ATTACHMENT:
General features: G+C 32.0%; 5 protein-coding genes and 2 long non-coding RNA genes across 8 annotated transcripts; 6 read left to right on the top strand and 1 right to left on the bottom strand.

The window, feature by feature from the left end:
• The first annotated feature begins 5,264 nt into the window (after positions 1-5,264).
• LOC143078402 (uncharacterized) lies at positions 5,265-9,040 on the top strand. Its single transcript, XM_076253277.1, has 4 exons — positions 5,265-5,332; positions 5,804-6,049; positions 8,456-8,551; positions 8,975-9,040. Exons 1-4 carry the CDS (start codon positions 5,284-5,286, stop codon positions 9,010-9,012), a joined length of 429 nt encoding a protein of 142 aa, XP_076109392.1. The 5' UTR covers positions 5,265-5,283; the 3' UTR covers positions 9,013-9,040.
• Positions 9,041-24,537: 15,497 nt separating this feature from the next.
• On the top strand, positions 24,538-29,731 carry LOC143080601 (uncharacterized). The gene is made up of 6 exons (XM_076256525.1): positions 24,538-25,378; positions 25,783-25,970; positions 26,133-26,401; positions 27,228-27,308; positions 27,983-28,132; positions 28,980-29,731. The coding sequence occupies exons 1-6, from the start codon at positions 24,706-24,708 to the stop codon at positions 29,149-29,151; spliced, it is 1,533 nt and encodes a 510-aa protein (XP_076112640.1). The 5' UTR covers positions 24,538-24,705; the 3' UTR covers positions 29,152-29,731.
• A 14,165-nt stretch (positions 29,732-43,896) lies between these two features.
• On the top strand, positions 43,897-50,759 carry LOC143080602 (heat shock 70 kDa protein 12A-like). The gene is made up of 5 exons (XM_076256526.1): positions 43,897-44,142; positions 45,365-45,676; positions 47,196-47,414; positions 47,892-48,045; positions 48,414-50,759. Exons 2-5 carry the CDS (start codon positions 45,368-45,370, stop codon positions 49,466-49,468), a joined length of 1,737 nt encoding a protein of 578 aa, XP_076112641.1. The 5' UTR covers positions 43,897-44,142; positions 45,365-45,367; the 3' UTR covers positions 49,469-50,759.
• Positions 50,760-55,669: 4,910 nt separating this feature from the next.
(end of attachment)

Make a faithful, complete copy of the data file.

General features: G+C 32.0%; 5 protein-coding genes and 2 long non-coding RNA genes across 8 annotated transcripts; 6 read left to right on the top strand and 1 right to left on the bottom strand.

The window, feature by feature from the left end:
• The first annotated feature begins 5,264 nt into the window (after positions 1-5,264).
• LOC143078402 (uncharacterized) lies at positions 5,265-9,040 on the top strand. Its single transcript, XM_076253277.1, has 4 exons — positions 5,265-5,332; positions 5,804-6,049; positions 8,456-8,551; positions 8,975-9,040. Exons 1-4 carry the CDS (start codon positions 5,284-5,286, stop codon positions 9,010-9,012), a joined length of 429 nt encoding a protein of 142 aa, XP_076109392.1. The 5' UTR covers positions 5,265-5,283; the 3' UTR covers positions 9,013-9,040.
• Positions 9,041-24,537: 15,497 nt separating this feature from the next.
• On the top strand, positions 24,538-29,731 carry LOC143080601 (uncharacterized). The gene is made up of 6 exons (XM_076256525.1): positions 24,538-25,378; positions 25,783-25,970; positions 26,133-26,401; positions 27,228-27,308; positions 27,983-28,132; positions 28,980-29,731. The coding sequence occupies exons 1-6, from the start codon at positions 24,706-24,708 to the stop codon at positions 29,149-29,151; spliced, it is 1,533 nt and encodes a 510-aa protein (XP_076112640.1). The 5' UTR covers positions 24,538-24,705; the 3' UTR covers positions 29,152-29,731.
• A 14,165-nt stretch (positions 29,732-43,896) lies between these two features.
• On the top strand, positions 43,897-50,759 carry LOC143080602 (heat shock 70 kDa protein 12A-like). The gene is made up of 5 exons (XM_076256526.1): positions 43,897-44,142; positions 45,365-45,676; positions 47,196-47,414; positions 47,892-48,045; positions 48,414-50,759. Exons 2-5 carry the CDS (start codon positions 45,368-45,370, stop codon positions 49,466-49,468), a joined length of 1,737 nt encoding a protein of 578 aa, XP_076112641.1. The 5' UTR covers positions 43,897-44,142; positions 45,365-45,367; the 3' UTR covers positions 49,469-50,759.
• Positions 50,760-55,669: 4,910 nt separating this feature from the next.